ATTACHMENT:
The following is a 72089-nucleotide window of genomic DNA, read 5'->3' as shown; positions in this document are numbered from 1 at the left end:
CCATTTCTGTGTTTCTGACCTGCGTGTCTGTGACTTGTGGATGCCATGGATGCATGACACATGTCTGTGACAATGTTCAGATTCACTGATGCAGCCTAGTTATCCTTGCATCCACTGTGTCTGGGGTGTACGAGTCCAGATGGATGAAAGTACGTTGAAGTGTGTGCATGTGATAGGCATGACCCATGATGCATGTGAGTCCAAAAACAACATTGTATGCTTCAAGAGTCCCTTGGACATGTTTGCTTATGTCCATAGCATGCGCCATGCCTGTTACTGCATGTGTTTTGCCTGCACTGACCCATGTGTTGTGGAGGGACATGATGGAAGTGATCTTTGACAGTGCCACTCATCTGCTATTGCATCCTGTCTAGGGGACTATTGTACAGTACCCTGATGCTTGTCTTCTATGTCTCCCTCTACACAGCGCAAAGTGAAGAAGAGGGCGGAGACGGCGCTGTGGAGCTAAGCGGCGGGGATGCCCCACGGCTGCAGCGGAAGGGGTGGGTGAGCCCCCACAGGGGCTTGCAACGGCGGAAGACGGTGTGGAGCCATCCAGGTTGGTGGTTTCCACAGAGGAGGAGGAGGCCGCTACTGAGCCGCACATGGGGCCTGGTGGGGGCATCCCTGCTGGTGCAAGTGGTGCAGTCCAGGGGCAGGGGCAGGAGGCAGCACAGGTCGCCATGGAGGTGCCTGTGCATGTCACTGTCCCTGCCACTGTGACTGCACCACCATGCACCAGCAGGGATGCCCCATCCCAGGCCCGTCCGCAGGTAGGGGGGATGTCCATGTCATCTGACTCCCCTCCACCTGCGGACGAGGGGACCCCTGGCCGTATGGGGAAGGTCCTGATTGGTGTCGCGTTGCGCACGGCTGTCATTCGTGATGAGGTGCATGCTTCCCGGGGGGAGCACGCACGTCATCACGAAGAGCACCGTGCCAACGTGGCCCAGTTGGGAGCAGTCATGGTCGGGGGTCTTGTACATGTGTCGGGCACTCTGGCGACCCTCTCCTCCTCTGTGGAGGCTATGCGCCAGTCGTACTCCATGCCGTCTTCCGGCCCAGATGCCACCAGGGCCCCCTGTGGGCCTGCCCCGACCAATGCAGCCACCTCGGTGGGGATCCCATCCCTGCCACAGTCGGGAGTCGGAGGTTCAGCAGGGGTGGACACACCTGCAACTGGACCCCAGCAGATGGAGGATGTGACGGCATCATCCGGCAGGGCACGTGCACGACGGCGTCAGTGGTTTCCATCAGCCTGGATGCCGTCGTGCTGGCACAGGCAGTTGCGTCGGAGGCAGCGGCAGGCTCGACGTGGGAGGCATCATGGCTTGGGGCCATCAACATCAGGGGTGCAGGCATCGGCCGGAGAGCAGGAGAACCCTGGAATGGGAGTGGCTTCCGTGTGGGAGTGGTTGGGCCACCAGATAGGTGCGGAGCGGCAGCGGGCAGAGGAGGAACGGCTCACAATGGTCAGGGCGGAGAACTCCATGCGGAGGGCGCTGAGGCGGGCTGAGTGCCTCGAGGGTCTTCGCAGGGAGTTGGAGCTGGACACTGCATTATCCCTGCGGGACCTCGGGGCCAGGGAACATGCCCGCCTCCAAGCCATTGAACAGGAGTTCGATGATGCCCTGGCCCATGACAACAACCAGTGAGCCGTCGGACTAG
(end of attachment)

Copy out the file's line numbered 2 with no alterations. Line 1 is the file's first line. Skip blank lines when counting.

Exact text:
CCATTTCTGTGTTTCTGACCTGCGTGTCTGTGACTTGTGGATGCCATGGATGCATGACACATGTCTGTGACAATGTTCAGATTCACTGATGCAGCCTAGTTATCCTTGCATCCACTGTGTCTGGGGTGTACGAGTCCAGATGGATGAAAGTACGTTGAAGTGTGTGCATGTGATAGGCATGACCCATGATGCATGTGAGTCCAAAAACAACATTGTATGCTTCAAGAGTCCCTTGGACATGTTTGCTTATGTCCATAGCATGCGCCATGCCTGTTACTGCATGTGTTTTGCCTGCACTGACCCATGTGTTGTGGAGGGACATGATGGAAGTGATCTTTGACAGTGCCACTCATCTGCTATTGCATCCTGTCTAGGGGACTATTGTACAGTACCCTGATGCTTGTCTTCTATGTCTCCCTCTACACAGCGCAAAGTGAAGAAGAGGGCGGAGACGGCGCTGTGGAGCTAAGCGGCGGGGATGCCCCACGGCTGCAGCGGAAGGGGTGGGTGAGCCCCCACAGGGGCTTGCAACGGCGGAAGACGGTGTGGAGCCATCCAGGTTGGTGGTTTCCACAGAGGAGGAGGAGGCCGCTACTGAGCCGCACATGGGGCCTGGTGGGGGCATCCCTGCTGGTGCAAGTGGTGCAGTCCAGGGGCAGGGGCAGGAGGCAGCACAGGTCGCCATGGAGGTGCCTGTGCATGTCACTGTCCCTGCCACTGTGACTGCACCACCATGCACCAGCAGGGATGCCCCATCCCAGGCCCGTCCGCAGGTAGGGGGGATGTCCATGTCATCTGACTCCCCTCCACCTGCGGACGAGGGGACCCCTGGCCGTATGGGGAAGGTCCTGATTGGTGTCGCGTTGCGCACGGCTGTCATTCGTGATGAGGTGCATGCTTCCCGGGGGGAGCACGCACGTCATCACGAAGAGCACCGTGCCAACGTGGCCCAGTTGGGAGCAGTCATGGTCGGGGGTCTTGTACATGTGTCGGGCACTCTGGCGACCCTCTCCTCCTCTGTGGAGGCTATGCGCCAGTCGTACTCCATGCCGTCTTCCGGCCCAGATGCCACCAGGGCCCCCTGTGGGCCTGCCCCGACCAATGCAGCCACCTCGGTGGGGATCCCATCCCTGCCACAGTCGGGAGTCGGAGGTTCAGCAGGGGTGGACACACCTGCAACTGGACCCCAGCAGATGGAGGATGTGACGGCATCATCCGGCAGGGCACGTGCACGACGGCGTCAGTGGTTTCCATCAGCCTGGATGCCGTCGTGCTGGCACAGGCAGTTGCGTCGGAGGCAGCGGCAGGCTCGACGTGGGAGGCATCATGGCTTGGGGCCATCAACATCAGGGGTGCAGGCATCGGCCGGAGAGCAGGAGAACCCTGGAATGGGAGTGGCTTCCGTGTGGGAGTGGTTGGGCCACCAGATAGGTGCGGAGCGGCAGCGGGCAGAGGAGGAACGGCTCACAATGGTCAGGGCGGAGAACTCCATGCGGAGGGCGCTGAGGCGGGCTGAGTGCCTCGAGGGTCTTCGCAGGGAGTTGGAGCTGGACACTGCATTATCCCTGCGGGACCTCGGGGCCAGGGAACATGCCCGCCTCCAAGCCATTGAACAGGAGTTCGATGATGCCCTGGCCCATGACAACAACCAGTGAGCCGTCGGACTAG